Devey: "In my original research I wrote down everything they did according to weather patterns, according to nature's changes and I couldn't find any similarities... I just threw the book away. I just started going from day to day - whatever they dish out I take."
Meerkats are cousins of the mongoose and live in most of southern Africa's arid regions. They don't make good pets because they scratch and bite and it's impossible to get a permit to keep them captive.
Devey: "(Talking to meerkat) It's alright. Hello my kat... hello my meerkat. Waar is my meerkat?"
Meerkats can survive the threats of the wild like its natural enemy the cobra, but their biggest threat currently is being thrown out when they can't be tamed as pets.
Devey: "They turn against their owners because you are not responding in their territory and they will retaliate; they will attack you, they will bite you. And then people don't want them and they become other people's problem."
Nicci Wright (Free Me, Rescue & Rehabilitation Centre): "It started about nine... ten years ago. We had our first meerkat brought in. It was a little baby that was found in a parrot cage eating boerewors. We thought, 'Oh well it's a one off.' And then the next one came in and the next one."
Nicci Wright from Free Me, a wildlife Rehabilitation Centre in Johannesburg soon realised that they had an enormous problem and now gets more than 45 rejected meerkats yearly."
Nicci: "They will be fine and then one day something will just turn and they will start biting."
... And scent marking everything in sight.
Nicci: "They wipe furniture, they wipe you, they wipe your shoes, they will do the dog, they will do everything... every single thing will smell of meerkat."
This is natural behaviour for keeping hierarchy, as well as marking their territory in the wild. The biggest problem is that the pets brought in aren't socialised with other meerkats and it's difficult to introduce them into an existing gang.
Nicci: "If they think they're alpha or if they are very submissive and I slot them into a group... I introduce them into neutral territory and then we monitor them extremely carefully. We don't leave them alone until we are 100% reassured that they they're slotted in and that they've accepted each other."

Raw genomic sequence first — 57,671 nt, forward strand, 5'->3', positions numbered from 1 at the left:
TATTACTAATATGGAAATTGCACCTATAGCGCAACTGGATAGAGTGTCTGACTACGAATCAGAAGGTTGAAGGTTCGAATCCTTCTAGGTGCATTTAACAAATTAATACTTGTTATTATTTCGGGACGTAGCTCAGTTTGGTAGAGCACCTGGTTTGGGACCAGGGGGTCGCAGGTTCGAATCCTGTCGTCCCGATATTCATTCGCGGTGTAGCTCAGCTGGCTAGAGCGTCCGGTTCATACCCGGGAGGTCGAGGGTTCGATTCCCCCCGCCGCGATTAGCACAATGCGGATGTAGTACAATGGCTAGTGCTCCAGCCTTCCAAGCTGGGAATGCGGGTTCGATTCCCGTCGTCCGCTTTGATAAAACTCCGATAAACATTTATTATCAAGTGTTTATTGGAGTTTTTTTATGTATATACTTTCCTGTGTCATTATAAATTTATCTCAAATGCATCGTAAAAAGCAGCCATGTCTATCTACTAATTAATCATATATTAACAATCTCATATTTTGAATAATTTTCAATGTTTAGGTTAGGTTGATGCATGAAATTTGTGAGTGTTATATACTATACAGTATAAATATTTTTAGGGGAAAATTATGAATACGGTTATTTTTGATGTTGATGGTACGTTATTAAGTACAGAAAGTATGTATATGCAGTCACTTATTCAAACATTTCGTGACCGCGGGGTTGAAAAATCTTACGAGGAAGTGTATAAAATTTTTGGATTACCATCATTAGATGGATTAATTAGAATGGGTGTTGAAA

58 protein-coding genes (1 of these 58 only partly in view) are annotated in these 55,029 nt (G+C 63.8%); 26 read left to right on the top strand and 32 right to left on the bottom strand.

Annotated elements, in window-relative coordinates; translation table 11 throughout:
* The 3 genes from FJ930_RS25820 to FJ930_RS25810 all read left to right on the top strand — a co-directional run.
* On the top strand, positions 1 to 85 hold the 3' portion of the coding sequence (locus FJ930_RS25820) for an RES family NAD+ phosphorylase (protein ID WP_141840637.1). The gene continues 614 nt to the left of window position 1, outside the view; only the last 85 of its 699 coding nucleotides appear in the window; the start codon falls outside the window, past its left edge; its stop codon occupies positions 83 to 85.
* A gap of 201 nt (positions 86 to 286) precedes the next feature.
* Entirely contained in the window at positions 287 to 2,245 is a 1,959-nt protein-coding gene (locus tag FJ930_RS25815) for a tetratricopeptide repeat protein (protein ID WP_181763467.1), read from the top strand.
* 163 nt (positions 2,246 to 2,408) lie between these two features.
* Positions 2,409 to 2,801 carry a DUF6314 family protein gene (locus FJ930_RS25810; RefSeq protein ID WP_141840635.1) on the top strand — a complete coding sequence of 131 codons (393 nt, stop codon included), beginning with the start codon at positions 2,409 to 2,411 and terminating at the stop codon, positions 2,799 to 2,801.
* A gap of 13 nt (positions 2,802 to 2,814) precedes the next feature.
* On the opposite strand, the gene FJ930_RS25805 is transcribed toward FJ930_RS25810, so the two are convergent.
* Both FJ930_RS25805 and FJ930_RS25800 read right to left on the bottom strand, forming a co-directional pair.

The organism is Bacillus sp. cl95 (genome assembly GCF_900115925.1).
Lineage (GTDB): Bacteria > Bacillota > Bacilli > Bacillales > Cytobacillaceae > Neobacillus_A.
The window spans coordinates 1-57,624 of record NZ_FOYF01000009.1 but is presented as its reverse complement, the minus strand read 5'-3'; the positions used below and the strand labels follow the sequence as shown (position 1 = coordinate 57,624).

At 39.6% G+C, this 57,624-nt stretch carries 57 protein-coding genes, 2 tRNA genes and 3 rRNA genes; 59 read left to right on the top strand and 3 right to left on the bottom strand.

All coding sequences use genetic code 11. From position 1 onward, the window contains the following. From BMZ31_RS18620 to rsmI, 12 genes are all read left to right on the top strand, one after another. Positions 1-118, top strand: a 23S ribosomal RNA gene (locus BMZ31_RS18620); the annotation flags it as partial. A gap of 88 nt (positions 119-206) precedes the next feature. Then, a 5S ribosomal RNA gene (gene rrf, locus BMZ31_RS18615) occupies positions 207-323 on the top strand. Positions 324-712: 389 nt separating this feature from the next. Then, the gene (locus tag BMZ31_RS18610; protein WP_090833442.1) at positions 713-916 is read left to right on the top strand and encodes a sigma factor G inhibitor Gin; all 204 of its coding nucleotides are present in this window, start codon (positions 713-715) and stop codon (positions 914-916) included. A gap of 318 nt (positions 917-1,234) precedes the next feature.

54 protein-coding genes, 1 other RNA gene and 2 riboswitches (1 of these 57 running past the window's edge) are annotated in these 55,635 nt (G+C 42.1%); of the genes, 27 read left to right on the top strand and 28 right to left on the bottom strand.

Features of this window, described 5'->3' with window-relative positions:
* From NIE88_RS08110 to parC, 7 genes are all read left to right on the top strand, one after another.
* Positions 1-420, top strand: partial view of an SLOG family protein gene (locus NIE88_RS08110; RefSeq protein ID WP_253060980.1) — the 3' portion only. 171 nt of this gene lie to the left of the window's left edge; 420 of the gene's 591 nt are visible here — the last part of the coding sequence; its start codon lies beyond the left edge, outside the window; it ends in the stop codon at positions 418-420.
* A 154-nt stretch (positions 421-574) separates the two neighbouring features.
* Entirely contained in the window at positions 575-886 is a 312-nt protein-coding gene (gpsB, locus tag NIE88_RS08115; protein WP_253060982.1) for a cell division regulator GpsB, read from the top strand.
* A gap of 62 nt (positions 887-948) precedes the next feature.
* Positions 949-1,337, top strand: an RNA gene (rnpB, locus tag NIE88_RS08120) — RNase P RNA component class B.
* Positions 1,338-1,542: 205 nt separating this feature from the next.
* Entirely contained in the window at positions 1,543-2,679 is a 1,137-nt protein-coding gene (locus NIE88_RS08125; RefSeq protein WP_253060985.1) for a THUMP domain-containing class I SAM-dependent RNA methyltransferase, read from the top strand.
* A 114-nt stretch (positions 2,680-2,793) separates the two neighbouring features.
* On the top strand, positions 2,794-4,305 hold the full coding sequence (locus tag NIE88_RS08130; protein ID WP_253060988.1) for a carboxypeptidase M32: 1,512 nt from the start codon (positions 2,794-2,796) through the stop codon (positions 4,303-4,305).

Devey: "If they find another meerkat in this territory they go into a killing mode. When a young male wants to come and court a girl, it's more dangerous for me than to go and date a girl with a father who has a shot gun."
Neo: "More dangerous than that?"
Devey: "More dangerous than that!"
Neo: "Devey's efforts of rehabilitating meerkats that haven't survived the illegal practice of domestication started here at his home. He hopes to have a sanctuary for them one day."
Devey: "This... what I want to do for the meerkats is take the ones that are in captivity, rehabilitate them if I can get it right. In theory it's there - I just have to practically prove it."
Popularised by movies like "The Lion King", meerkats have become a 'must have' pet, selling for up to £1 500 at pet shops in the UK, say these British tourists."
Woman 1: "In England especially they've become really popular... there are some adverts..'
Neo: "You guys are aware of the adverts?"
Woman 1: "Yeah. It's a funny advert, but I think it was very interesting to hear him say that they are quite vicious and they're dangerous wild animals."
Common in the wild and now treated as common pets, in South Africa they are readily available for about R2 000 each and have become a money spinner because of their quick reproduction cycle.
Nicci: "There seems to be no scruples attached to this at all. They grow up with nutritional deficiencies; they grow up with metabolic bone disease because of incorrect diet, so they grow up with bones that are fracturing repeatedly. They grow up with psychosis because they are alone."
In the wild the complexity of the social structure is evident in everything they do. Nicci's team of volunteers have been successful in the rehabilitation of meerkats back into the wild, but, with so few options out there, many have to be euthanized.
Devey: "An animal that lives for about 12 years in nature lives for about one year in captivity because the moment someone gets fed up with him he gets euthanized."
After a few days of filming with Devey and the bandits, we were privileged to be the first on the scene for the revealing of eight little pups - more than usual and not widely documented. These two babysitters had their hands full. It didn't take long before the alarm was sounded and they were gone. Three days later they were all out and about."
Devey: "The babies at about five weeks of age take a mentor - one of the older meerkats - and they will follow that meerkat until they are five months old. That meerkat will teach them what to eat, where to find it."
Mentors teach little ones all the ins and outs, but for now these pups seem instinctively content to hang out with mum and the gang in the wild... and, of course, Devey and his guests.
IMPORTANT DISCLAIMER:While every attempt has been made to ensure this transcript or summary is accurate, Carte Blanche or its agents cannot be held liable for any claims arising out of inaccuracies caused by human error or electronic fault. This transcript was typed from a transcription recording unit and not from an original script, so due to the possibility of mishearing and the difficulty, in some cases, of identifying individual speakers, errors cannot be ruled out.